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Canadians subject to Ottawa’s new trust-reporting rules who don’t already have an accountant or can’t afford professional tax advice face an urgent question: Can regular people, with enough research, fill out the paperwork on their own?

Federal rules aimed at increasing transparency around trusts have introduced new filing and disclosure obligations, including for what’s known as “bare trusts,” which often aren’t documented in writing.

The requirements affect many Canadians who had their names added to a family member’s home title or financial accounts, even if they never intentionally or formally set up a trust. The deadline to submit the required forms for the year 2023 is April 2, and failure to do so can result in penalties.

The onerous new requirements have made it harder for Canadians who don’t already have an accountant to find one, as some firms turn down new clients to manage workloads. And for those using professional advice, the accounting and legal fees incurred to satisfy the new rules can be steep.

But a do-it-yourself approach to filing a trust return is risky, experts warn, adding that errors could have long-lasting tax and legal consequences.

A trust is a legal structure that splits legal ownership from beneficial interest. It is created when a settlor – who owns a property – transfers it to a trustee, who holds legal title to it for the benefit of another person or persons, called the beneficiaries. In a bare trust, the trustee can only act at the instruction of the beneficiary.

Among other things, the new rules require that bare trusts, with some exceptions, file a yearly T3 Trust Income Tax and Information Return, an obligation from which they were previously exempted.

Accountants warn that many Canadians affected by the new rules likely don’t even realize they may be deemed to be part of a bare trust. Common scenarios often involve people who hold title to their adult children’s home because they co-signed their mortgage and those who have their names on their elderly parents’ bank or investment accounts.

For those with similar arrangements, the first step is to understand whether they are, indeed, part of a bare trust. The tricky part is that the Income Tax Act doesn’t define what a bare trust is. And the Canada Revenue Agency has yet to provide guidance on several scenarios, said Gus Patel, a partner at K&P CPAs.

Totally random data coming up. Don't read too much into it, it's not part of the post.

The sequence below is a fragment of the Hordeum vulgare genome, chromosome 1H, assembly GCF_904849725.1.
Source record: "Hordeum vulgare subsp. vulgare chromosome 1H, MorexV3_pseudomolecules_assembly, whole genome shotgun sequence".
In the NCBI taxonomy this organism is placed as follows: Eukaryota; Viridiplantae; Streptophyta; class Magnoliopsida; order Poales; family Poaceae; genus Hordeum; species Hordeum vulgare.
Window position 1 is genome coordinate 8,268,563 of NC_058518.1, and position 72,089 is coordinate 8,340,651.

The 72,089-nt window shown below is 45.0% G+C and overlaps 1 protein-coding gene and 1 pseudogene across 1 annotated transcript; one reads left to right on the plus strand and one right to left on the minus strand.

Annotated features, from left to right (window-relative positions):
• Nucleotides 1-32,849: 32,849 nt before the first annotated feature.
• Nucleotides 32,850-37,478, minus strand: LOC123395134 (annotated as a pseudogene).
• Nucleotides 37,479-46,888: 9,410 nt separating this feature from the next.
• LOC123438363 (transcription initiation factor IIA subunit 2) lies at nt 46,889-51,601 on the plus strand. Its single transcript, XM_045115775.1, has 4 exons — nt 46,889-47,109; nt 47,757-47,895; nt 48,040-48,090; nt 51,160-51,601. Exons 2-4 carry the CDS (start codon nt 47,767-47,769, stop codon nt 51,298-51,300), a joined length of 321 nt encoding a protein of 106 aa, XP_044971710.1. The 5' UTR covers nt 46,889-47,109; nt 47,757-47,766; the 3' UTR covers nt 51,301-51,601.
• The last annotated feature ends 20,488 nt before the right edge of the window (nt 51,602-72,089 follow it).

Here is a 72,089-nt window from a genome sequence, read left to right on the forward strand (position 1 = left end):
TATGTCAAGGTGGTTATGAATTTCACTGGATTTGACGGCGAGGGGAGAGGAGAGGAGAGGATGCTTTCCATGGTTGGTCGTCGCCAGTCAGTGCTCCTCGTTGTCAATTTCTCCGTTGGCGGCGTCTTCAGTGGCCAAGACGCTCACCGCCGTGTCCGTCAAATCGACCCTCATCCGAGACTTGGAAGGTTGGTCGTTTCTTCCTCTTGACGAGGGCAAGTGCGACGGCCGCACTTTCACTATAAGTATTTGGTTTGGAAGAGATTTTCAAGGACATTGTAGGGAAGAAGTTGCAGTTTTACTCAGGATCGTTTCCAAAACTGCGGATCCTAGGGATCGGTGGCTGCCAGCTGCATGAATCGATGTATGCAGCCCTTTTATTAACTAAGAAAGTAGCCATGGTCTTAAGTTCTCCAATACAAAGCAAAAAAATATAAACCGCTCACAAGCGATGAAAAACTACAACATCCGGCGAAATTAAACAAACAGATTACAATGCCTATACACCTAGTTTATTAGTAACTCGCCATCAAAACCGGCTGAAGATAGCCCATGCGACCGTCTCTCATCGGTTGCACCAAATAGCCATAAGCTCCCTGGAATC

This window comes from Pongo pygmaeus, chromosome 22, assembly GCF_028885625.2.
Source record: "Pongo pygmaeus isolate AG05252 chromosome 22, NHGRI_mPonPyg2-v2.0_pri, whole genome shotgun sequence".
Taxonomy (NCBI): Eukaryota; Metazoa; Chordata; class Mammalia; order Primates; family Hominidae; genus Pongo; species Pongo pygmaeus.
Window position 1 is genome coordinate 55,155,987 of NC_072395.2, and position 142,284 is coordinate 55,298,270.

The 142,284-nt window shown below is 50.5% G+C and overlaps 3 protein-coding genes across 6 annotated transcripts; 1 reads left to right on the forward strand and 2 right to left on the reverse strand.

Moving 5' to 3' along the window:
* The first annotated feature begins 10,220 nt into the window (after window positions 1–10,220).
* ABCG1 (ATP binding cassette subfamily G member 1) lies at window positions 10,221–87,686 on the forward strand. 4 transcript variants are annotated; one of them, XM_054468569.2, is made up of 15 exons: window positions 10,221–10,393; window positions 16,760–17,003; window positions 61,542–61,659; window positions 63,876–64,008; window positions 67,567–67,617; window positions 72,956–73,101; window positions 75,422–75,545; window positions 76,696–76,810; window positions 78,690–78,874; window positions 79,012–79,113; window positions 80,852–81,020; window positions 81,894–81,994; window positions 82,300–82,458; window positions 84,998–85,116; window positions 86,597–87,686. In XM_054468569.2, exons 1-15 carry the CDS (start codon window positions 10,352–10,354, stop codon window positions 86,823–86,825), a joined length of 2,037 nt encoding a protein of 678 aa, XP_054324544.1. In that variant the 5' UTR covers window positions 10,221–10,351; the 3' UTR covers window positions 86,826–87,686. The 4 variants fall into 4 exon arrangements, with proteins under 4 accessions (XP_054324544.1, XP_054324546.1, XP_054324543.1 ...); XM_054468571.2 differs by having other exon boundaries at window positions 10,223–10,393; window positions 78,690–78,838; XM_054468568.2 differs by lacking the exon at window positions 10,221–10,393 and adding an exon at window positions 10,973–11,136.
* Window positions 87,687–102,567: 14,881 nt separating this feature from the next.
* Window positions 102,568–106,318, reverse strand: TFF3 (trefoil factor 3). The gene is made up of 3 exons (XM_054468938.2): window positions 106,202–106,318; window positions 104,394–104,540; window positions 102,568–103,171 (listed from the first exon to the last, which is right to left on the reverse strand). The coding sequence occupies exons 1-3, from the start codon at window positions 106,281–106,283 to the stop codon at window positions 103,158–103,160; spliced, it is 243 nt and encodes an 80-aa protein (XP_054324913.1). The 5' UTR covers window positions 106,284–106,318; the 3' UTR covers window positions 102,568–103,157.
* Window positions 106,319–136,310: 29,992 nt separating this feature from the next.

Some accountants are referring clients to lawyers, as assessing whether a bare trust exists can involve complex interpretations of common law.

The rules exempt some bare trusts from the filing requirements, but even determining whether one’s situation fits the exception can be complicated, said Joseph Devaney, a CPA and director at financial education platform Video Tax News.

For example, the rules exempt trusts that hold assets worth no more than $50,000 throughout the year if the money is held in cash, publicly listed securities – such as stocks or bonds trading on an exchange – and a few other types of assets. But the current list of exceptions doesn’t mention dividends receivable – dividends a company has declared but not yet distributed – Mr. Devaney noted. This means trusts holding dividend-yielding stocks may not be eligible for the exemption, he added.

“And every single one of these listed items has little nuances like that,” Mr. Devaney said, speaking of the list of exemptions for bare trusts.

The mere paperwork required to be able to file a trust return electronically may require a trip to a lawyer. To submit the forms online, taxpayers must obtain a trust account number if they don’t already have one. The process involves submitting documents detailing the trust arrangement which, in many cases, would have to be drafted from scratch, Mr. Devaney said.

Most lawyers trained in Canada can assist in the drafting of a bare trust agreement, said Anna Malazhavaya, a tax lawyer and founder of Advotax Law Professional Corp.

But attempting to draft that document without expert guidance can be dangerous, Mr. Devaney warned. “Now you’ve got something that is probably going to have legal implications, something that could potentially be used in court if there’s a dispute or cause significant tax problems,” he said.

The T3 return is riddled with tax jargon that most well-informed taxpayers would struggle with, Mr. Devaney said. Even filling out Schedule 15 – a short form that gathers information about individuals and entities involved in the trust – involves treacherous nuances, he said.

The CRA is waiving late-filing penalties for bare trusts for the 2023 year. But if the tax agency deems taxpayers knowingly failed to submit their paperwork, among other scenarios, the applicable penalty is the greater of $2,500 or 5 per cent of the highest fair market value of all assets held in the trust in a given year.

“That’s my biggest concern,” Ms. Malazhavaya said of the penalties and other potentially serious consequences of getting things wrong. “I would caution everyone against doing it yourself.”

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